ATLANTA - Wells Fargo management announced it will close all personal lines of credit.
The lender admits this will impact the credit rating of some customers.
A line of credit is an approved borrowing amount that you can draw from whenever you need it — paying what you borrow back monthly — up to the agreed-upon line of credit. These loans are often used for financial emergencies.
Wells Fargo told Fox Business that it’s simplifying its offerings by eliminating personal lines of credit, while still offering personal loans and credit cards. The bank in a letter admitted that this can be inconvenient "when customer credit may be impacted."
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Here’s how it will work: Customers get a letter that serves as a 60-day notice that the account is closing. When the 60 days are up, the loan is closed. You will, though, have to pay back the loan with your monthly minimum payment. The loan that you are repaying will switch from variable interest to fixed rate.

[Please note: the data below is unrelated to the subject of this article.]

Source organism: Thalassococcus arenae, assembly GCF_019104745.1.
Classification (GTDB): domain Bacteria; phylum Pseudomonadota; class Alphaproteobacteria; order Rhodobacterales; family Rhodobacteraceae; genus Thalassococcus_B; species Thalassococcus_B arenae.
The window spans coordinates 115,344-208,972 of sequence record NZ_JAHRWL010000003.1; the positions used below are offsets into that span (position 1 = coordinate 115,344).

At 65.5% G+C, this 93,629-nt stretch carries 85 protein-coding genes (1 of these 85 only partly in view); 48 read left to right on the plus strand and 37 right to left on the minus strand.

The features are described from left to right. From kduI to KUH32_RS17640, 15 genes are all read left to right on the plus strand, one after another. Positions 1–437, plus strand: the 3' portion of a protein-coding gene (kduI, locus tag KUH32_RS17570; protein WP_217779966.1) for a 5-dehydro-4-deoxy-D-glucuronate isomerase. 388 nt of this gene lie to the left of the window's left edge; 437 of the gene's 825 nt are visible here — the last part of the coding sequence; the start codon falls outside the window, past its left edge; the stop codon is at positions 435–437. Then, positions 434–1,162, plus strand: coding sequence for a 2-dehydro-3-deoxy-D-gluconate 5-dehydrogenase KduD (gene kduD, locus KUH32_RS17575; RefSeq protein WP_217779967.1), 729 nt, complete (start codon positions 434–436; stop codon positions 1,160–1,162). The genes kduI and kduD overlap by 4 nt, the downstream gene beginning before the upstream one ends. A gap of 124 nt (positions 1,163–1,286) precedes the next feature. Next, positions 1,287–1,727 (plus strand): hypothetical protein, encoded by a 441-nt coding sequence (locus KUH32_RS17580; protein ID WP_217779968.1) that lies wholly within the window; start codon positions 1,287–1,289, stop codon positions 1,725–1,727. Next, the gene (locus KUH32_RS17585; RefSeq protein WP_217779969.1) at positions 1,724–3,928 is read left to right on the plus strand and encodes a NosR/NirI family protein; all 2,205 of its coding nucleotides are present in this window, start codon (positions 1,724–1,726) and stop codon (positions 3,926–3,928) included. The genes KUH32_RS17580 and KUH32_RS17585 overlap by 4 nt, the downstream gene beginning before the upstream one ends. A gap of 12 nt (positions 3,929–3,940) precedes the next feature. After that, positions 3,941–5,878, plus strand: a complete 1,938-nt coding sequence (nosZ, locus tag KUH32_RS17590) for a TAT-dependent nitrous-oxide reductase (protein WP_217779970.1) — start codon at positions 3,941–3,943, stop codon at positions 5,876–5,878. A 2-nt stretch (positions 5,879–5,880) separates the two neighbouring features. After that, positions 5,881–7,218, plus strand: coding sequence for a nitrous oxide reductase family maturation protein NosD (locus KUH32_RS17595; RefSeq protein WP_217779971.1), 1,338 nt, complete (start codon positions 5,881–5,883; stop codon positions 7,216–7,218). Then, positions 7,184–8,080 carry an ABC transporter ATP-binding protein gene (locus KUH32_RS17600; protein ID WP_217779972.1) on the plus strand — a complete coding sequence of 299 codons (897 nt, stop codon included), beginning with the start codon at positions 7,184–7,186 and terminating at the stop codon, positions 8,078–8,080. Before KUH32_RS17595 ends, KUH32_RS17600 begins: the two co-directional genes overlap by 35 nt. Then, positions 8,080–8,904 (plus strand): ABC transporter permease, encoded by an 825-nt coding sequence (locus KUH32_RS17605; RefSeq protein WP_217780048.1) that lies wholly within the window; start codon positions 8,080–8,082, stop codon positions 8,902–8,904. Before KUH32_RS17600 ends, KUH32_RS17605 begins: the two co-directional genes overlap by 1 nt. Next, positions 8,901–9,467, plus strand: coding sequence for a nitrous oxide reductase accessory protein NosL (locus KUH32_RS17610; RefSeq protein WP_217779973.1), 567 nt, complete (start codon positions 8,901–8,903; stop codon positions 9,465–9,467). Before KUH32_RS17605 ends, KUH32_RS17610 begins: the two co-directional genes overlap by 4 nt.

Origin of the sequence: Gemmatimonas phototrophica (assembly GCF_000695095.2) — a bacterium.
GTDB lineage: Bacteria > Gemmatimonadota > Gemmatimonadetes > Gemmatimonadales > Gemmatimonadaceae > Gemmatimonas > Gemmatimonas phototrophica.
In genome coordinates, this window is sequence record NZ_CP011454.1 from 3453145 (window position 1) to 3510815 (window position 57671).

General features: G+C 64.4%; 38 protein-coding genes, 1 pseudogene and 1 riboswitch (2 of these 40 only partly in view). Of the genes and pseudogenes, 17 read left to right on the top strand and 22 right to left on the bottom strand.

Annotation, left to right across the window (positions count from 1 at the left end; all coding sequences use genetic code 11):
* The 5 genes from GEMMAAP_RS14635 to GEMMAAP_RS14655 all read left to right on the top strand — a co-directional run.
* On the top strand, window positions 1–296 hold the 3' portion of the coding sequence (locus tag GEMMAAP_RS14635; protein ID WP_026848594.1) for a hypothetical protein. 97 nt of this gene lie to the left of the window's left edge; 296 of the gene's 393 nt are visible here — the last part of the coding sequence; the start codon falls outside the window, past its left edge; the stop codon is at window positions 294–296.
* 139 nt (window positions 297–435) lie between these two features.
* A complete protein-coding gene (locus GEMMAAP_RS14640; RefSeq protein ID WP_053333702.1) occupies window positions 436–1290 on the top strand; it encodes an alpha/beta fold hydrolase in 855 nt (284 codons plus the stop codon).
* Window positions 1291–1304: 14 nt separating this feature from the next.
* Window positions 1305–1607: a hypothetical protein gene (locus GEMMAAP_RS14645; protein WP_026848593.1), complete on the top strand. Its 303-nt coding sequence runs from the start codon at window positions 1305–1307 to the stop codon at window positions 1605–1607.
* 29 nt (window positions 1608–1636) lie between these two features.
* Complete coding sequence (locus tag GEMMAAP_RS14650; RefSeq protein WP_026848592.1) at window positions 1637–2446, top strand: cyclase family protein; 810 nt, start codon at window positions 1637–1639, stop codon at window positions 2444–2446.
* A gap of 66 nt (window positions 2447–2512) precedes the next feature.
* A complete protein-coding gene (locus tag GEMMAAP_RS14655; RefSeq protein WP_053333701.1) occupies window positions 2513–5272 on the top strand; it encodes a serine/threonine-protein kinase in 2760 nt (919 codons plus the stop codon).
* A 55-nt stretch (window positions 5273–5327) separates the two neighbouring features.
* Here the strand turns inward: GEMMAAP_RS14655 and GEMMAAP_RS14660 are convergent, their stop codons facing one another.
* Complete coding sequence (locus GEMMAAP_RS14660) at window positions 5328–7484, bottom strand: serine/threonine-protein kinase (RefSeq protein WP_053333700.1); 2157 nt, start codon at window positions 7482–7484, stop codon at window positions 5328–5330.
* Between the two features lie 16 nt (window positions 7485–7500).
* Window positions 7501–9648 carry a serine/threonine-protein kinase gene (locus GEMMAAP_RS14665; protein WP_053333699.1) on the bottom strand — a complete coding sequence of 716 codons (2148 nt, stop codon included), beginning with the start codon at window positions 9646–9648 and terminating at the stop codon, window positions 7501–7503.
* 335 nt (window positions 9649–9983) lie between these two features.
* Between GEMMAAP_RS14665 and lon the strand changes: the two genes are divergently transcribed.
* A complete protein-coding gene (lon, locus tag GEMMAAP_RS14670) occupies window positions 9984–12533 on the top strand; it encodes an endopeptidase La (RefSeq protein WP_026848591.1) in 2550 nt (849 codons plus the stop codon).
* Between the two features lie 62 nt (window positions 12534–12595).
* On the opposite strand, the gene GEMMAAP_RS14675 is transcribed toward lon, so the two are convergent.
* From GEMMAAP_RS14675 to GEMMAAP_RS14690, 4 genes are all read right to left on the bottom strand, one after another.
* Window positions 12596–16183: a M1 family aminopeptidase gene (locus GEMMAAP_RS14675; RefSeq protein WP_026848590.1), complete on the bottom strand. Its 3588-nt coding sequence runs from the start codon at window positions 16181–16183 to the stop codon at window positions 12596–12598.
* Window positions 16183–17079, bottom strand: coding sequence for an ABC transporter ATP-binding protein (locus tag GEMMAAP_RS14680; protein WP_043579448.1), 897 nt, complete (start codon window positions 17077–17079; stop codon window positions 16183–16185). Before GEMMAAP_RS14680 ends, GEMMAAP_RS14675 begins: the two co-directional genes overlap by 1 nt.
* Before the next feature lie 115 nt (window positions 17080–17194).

So how does this affect your credit? Well, credit scores are a combination of a few things, but two biggies are your debt-to-credit ratio and your length of credit history.
By shutting down a loan that ends its history. That’s a ding. And, if say, you had a $10,000 line of credit and only used $1,000 of it, that looks good. If that line of credit is gone, and you owe $1,000 then you’re using 100 percent of what’s available. That’s a ding, too.
Lines of credit are often used for emergencies, debt consolidation, or home renovations. Other financial sources include a personal loan, or a home equity line of credit.
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